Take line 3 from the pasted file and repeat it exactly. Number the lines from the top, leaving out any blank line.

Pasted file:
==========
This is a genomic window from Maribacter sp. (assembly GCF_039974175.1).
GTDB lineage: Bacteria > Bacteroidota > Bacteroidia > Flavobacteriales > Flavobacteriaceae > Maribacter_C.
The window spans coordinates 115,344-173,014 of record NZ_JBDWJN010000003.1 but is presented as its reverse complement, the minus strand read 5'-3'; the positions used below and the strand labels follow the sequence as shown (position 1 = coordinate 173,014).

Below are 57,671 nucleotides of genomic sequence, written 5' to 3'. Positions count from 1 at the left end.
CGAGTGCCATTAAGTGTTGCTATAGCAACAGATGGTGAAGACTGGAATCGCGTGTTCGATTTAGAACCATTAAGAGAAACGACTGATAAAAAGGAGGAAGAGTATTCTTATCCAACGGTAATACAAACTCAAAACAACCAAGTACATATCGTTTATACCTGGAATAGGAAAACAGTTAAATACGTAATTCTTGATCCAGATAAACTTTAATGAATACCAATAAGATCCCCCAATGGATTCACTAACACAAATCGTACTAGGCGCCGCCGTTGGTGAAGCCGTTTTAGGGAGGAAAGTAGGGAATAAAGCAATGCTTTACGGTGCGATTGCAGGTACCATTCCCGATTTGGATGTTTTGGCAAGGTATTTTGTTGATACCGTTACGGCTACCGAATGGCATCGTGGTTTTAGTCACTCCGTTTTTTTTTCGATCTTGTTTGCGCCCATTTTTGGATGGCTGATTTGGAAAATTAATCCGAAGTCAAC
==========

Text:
The window spans coordinates 115,344-173,014 of record NZ_JBDWJN010000003.1 but is presented as its reverse complement, the minus strand read 5'-3'; the positions used below and the strand labels follow the sequence as shown (position 1 = coordinate 173,014).